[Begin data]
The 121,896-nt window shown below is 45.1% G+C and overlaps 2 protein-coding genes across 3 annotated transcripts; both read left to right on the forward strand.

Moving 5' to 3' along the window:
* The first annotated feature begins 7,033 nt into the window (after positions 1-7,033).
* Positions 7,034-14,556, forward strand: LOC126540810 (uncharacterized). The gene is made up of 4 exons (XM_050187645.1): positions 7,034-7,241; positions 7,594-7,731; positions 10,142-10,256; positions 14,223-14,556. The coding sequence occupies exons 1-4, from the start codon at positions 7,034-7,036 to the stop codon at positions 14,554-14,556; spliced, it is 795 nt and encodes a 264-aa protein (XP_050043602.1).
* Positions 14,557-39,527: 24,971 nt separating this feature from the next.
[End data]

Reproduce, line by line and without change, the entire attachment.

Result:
The 121,896-nt window shown below is 45.1% G+C and overlaps 2 protein-coding genes across 3 annotated transcripts; both read left to right on the forward strand.

Moving 5' to 3' along the window:
* The first annotated feature begins 7,033 nt into the window (after positions 1-7,033).
* Positions 7,034-14,556, forward strand: LOC126540810 (uncharacterized). The gene is made up of 4 exons (XM_050187645.1): positions 7,034-7,241; positions 7,594-7,731; positions 10,142-10,256; positions 14,223-14,556. The coding sequence occupies exons 1-4, from the start codon at positions 7,034-7,036 to the stop codon at positions 14,554-14,556; spliced, it is 795 nt and encodes a 264-aa protein (XP_050043602.1).
* Positions 14,557-39,527: 24,971 nt separating this feature from the next.